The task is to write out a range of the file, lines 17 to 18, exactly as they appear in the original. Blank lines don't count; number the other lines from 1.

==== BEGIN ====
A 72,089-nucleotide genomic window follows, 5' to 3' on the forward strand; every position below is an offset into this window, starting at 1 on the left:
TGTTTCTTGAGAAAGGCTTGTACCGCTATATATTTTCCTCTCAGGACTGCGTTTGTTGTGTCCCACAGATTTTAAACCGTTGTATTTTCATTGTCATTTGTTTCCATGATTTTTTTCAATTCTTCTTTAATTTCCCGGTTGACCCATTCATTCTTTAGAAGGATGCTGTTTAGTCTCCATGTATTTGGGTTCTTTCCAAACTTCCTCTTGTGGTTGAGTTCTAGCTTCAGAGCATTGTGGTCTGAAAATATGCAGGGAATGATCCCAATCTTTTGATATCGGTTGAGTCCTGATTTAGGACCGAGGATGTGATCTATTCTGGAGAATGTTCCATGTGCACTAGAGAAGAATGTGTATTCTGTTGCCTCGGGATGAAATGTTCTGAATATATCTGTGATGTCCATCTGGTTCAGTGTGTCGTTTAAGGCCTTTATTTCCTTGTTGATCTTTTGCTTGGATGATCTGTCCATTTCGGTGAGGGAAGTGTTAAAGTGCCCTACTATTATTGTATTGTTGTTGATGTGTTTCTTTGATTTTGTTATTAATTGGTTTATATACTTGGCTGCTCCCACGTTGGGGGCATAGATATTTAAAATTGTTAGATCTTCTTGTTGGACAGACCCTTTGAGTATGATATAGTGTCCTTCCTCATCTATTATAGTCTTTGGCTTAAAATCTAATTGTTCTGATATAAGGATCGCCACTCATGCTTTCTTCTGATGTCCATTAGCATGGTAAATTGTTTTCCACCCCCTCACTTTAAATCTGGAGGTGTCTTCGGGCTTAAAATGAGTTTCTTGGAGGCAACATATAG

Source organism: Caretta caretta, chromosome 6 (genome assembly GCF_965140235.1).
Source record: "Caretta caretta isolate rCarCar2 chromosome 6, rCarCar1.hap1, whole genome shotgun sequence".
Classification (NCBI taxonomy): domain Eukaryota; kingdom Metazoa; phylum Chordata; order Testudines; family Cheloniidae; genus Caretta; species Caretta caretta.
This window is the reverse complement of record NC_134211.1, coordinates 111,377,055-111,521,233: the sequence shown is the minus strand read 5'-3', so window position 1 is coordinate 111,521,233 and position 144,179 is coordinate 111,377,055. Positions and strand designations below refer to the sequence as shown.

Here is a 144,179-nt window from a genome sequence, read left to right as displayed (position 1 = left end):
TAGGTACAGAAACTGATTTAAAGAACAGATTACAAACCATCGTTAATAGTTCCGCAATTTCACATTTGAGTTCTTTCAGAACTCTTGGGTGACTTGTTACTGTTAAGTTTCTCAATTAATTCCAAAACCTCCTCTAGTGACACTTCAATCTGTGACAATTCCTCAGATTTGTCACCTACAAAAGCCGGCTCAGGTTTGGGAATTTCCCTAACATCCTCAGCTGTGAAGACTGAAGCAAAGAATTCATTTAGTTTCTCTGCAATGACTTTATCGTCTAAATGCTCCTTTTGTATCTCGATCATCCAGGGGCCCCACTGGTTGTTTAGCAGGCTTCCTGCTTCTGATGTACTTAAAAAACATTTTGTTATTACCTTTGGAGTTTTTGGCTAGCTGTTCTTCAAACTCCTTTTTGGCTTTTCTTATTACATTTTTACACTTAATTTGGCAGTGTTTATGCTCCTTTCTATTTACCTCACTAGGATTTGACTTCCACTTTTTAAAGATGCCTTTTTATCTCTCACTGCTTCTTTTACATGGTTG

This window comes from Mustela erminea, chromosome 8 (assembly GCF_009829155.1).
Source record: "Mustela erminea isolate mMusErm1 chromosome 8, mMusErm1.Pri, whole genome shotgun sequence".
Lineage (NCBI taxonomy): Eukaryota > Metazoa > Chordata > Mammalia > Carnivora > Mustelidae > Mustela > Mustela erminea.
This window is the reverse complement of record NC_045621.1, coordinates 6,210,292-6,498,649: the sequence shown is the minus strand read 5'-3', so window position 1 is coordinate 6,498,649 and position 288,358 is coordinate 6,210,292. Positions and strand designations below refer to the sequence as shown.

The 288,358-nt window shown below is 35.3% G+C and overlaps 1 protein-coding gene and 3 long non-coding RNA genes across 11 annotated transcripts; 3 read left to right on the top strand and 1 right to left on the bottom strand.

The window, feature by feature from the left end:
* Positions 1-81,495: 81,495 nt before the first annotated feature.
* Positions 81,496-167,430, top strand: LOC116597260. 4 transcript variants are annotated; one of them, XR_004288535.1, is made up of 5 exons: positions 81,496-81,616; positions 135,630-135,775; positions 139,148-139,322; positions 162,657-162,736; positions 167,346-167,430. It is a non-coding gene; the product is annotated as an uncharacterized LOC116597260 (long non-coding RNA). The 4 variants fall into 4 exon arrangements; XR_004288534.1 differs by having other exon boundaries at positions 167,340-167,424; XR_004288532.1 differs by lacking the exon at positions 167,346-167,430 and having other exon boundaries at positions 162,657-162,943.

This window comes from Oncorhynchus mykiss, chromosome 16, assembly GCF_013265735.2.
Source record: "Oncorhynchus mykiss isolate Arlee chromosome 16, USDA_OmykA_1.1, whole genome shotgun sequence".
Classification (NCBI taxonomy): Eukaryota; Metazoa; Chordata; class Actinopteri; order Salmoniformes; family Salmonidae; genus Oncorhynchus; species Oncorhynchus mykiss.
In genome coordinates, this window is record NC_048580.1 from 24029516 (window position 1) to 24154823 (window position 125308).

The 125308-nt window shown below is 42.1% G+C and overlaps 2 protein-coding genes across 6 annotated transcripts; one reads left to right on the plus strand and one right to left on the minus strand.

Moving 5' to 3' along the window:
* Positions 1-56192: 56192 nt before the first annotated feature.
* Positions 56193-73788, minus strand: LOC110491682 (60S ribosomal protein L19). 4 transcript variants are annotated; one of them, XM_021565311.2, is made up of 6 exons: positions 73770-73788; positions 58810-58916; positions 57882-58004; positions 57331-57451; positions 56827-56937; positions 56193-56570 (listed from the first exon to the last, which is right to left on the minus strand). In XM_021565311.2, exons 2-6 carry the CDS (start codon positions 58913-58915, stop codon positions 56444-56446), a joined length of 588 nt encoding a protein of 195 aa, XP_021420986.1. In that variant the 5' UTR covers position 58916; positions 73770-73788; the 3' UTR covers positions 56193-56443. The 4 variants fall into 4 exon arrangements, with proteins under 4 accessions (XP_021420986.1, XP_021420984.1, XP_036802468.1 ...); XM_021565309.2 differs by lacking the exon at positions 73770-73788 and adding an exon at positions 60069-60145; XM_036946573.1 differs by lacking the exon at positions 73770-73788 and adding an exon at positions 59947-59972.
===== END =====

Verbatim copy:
This window comes from Oncorhynchus mykiss, chromosome 16, assembly GCF_013265735.2.
Source record: "Oncorhynchus mykiss isolate Arlee chromosome 16, USDA_OmykA_1.1, whole genome shotgun sequence".